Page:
DIY: Tranny Jersey Barrier

23 Apr DIY: Tranny Jersey Barrier

Sometimes a spot needs a little bit of work to make it that much better. Some spot purists may say that it’s cheating or not real street, but frankly that doesn’t bother me. There are a number of great spots in and around where I live, but modifying one out of a several barriers at the end of my quiet street to have a quick and tight transition seemed like a fun project, and we thought we’d share it with you. Click below to learn how to create a transition on a jersey barrier yourself.


First you need your supplies. Most importantly you’ll need a few bags of quikrete, which should only run you $4 – $5 a bag at most hardware stores or lumber yards. You’ll want to have a broom handy, a board or piece of plywood to mix it on, a bucket of water, a 2 – 3 foot piece of a 2X4 to shape the transition, and a small shovel or hand spade to mix and scoop the quikcrete with.

The bags aren’t exactly light. It made sense to push mine down the road on a skateboard.

Gather up a small pile of stones from nearby to fill in a bit of the space at the bottom of the barrier before you start laying on your quikcrete. Our aim was to make two small transitions on either side of the barrier roughly 1.5 feet wide, so we didn’t need a lot.

Lay down your plywood and empty out a bag of quikcrete on to it.

Now you will want to mix your water with it. Instructions generally say 3 litres of water to one bag, so you can use that and start mixing it with your shovel.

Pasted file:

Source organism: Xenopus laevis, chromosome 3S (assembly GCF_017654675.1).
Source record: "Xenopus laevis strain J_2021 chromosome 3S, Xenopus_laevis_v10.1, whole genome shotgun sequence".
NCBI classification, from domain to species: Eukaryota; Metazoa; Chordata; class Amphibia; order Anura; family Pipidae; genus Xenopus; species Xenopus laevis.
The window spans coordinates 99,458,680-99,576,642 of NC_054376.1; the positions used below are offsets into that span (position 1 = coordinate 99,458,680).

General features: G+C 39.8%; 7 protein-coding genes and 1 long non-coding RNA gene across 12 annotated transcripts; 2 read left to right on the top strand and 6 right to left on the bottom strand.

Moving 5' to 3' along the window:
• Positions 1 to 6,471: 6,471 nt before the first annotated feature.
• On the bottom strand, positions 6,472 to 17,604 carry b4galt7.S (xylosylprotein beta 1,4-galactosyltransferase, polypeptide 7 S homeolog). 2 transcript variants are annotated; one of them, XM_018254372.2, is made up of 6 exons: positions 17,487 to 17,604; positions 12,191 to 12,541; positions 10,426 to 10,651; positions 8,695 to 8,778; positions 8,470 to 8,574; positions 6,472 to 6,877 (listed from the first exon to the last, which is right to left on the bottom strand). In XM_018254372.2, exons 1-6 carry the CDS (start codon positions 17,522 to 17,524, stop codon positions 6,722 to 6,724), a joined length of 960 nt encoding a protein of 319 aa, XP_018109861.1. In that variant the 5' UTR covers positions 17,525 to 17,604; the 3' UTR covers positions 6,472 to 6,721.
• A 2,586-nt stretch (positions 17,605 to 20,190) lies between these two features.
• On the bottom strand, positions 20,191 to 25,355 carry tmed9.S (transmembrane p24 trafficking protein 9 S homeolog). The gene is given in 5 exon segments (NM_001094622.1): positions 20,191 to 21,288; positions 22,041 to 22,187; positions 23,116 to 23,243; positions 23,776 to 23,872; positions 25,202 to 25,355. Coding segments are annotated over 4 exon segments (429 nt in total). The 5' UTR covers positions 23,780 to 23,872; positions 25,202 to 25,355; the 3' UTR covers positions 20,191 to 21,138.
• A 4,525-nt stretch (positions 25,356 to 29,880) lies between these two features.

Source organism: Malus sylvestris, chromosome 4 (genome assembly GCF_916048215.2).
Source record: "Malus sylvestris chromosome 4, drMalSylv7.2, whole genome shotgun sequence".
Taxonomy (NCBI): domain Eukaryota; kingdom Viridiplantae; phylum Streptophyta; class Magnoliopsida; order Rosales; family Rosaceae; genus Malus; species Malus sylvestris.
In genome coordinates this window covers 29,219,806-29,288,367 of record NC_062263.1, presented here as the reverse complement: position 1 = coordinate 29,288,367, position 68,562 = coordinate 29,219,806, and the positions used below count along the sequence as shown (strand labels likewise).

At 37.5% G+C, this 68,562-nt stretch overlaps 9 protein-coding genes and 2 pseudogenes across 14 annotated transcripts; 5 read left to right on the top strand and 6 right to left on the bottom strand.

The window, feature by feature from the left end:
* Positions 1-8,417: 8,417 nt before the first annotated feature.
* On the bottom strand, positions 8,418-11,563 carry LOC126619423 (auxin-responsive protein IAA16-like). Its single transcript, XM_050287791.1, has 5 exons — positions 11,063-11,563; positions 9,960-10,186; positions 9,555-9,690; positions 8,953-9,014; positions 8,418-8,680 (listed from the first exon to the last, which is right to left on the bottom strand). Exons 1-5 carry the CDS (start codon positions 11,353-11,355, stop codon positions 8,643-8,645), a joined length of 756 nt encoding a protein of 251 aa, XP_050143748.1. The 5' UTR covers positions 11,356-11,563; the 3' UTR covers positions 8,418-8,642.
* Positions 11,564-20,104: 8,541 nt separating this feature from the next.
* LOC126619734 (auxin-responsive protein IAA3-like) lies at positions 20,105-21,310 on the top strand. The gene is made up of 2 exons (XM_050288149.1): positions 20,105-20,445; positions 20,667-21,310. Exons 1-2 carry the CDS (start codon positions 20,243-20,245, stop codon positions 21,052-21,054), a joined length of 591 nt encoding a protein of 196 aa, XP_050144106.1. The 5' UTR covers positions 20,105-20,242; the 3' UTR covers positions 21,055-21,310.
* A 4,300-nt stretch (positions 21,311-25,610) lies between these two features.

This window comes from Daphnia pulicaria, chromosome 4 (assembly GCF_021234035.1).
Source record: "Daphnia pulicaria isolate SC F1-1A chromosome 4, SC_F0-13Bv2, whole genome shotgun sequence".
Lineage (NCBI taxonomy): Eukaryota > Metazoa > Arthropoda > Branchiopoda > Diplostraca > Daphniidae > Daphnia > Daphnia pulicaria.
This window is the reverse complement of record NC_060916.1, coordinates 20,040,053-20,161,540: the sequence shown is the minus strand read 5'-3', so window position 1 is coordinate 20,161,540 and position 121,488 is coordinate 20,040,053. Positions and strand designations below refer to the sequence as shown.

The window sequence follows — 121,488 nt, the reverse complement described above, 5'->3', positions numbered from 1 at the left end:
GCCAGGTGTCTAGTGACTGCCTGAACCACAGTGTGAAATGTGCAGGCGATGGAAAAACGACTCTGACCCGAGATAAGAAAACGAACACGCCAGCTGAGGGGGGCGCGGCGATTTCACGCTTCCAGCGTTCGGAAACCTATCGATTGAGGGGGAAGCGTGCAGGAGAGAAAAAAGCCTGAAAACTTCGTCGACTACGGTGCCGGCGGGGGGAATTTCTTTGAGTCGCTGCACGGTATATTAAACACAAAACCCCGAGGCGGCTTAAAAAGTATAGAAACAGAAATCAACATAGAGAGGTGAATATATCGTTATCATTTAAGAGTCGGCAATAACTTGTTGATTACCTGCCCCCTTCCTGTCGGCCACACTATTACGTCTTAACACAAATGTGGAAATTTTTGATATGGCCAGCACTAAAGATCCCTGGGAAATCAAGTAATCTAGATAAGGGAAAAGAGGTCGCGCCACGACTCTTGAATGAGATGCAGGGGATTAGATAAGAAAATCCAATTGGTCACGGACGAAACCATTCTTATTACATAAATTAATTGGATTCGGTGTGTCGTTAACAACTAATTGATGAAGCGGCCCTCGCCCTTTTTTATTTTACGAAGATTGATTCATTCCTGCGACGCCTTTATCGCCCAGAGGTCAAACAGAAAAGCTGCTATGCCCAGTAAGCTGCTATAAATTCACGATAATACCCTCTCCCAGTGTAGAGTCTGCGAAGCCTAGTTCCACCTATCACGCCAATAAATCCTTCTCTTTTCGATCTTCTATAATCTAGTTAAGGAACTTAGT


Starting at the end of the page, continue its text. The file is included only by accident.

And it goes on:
This is what your mix will start to look like.

Now use that shovel again and start slopping it on to where you want your transition. Build a strong base and then move upward as far as you want it to you.

It’s starting to take shape.

Take your 2X4 and drag it along the face of the transition, with a bit of water added on to keep it moist (not too much because you don’t want to wash it out). Slowly drag it up and down to smoothen it out. Light pressure and some patience are needed until you get your transition exactly how you want it.

It’s looking good.

We then did the exact same thing on the other side. If you have enough quikcrete and the time you can make it the full length of the barrier. We did not.

Two very tight transitions complete.

You can cover them with plastic bags as you now have to wait for them to dry and the concrete to cure. Covering them with a bag will slow down drying process which in theory should give you a stronger end result. It may also prevent people walking by from stepping on it, touching it, or trying to write their name in it. Give it a couple of days before you try to ride it, as they will be fragile and you don’t want them to crumble or break apart.

There is no exact science to this, and they likely won’t resemble a perfect quarter pipe that you would find at a skatepark, but that’s part of the fun of it. Now you can enjoy the fruits of your labour and shralp to your heart’s content.